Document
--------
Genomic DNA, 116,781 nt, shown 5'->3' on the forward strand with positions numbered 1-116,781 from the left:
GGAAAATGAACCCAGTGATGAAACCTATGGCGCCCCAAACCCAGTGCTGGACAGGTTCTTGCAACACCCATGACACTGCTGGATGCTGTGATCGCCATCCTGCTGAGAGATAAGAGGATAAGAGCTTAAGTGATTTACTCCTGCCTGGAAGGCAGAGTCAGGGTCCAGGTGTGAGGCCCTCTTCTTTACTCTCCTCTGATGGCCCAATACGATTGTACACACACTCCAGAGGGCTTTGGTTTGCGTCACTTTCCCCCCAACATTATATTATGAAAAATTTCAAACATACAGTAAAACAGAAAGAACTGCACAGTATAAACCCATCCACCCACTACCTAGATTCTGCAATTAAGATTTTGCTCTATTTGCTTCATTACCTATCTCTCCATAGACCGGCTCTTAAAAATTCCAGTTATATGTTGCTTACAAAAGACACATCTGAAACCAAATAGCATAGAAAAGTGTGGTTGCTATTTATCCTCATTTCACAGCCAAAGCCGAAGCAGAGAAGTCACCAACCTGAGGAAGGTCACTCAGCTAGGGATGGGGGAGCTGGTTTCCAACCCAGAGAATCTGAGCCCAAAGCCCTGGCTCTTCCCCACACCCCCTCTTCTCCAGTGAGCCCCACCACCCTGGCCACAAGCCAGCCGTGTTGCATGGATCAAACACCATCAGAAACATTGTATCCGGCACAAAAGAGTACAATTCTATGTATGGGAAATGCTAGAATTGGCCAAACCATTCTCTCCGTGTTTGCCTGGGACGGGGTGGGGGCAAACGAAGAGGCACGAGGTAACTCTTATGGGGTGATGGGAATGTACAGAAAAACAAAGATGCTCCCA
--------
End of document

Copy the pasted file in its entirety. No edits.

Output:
Genomic DNA, 116,781 nt, shown 5'->3' on the forward strand with positions numbered 1-116,781 from the left:
GGAAAATGAACCCAGTGATGAAACCTATGGCGCCCCAAACCCAGTGCTGGACAGGTTCTTGCAACACCCATGACACTGCTGGATGCTGTGATCGCCATCCTGCTGAGAGATAAGAGGATAAGAGCTTAAGTGATTTACTCCTGCCTGGAAGGCAGAGTCAGGGTCCAGGTGTGAGGCCCTCTTCTTTACTCTCCTCTGATGGCCCAATACGATTGTACACACACTCCAGAGGGCTTTGGTTTGCGTCACTTTCCCCCCAACATTATATTATGAAAAATTTCAAACATACAGTAAAACAGAAAGAACTGCACAGTATAAACCCATCCACCCACTACCTAGATTCTGCAATTAAGATTTTGCTCTATTTGCTTCATTACCTATCTCTCCATAGACCGGCTCTTAAAAATTCCAGTTATATGTTGCTTACAAAAGACACATCTGAAACCAAATAGCATAGAAAAGTGTGGTTGCTATTTATCCTCATTTCACAGCCAAAGCCGAAGCAGAGAAGTCACCAACCTGAGGAAGGTCACTCAGCTAGGGATGGGGGAGCTGGTTTCCAACCCAGAGAATCTGAGCCCAAAGCCCTGGCTCTTCCCCACACCCCCTCTTCTCCAGTGAGCCCCACCACCCTGGCCACAAGCCAGCCGTGTTGCATGGATCAAACACCATCAGAAACATTGTATCCGGCACAAAAGAGTACAATTCTATGTATGGGAAATGCTAGAATTGGCCAAACCATTCTCTCCGTGTTTGCCTGGGACGGGGTGGGGGCAAACGAAGAGGCACGAGGTAACTCTTATGGGGTGATGGGAATGTACAGAAAAACAAAGATGCTCCCA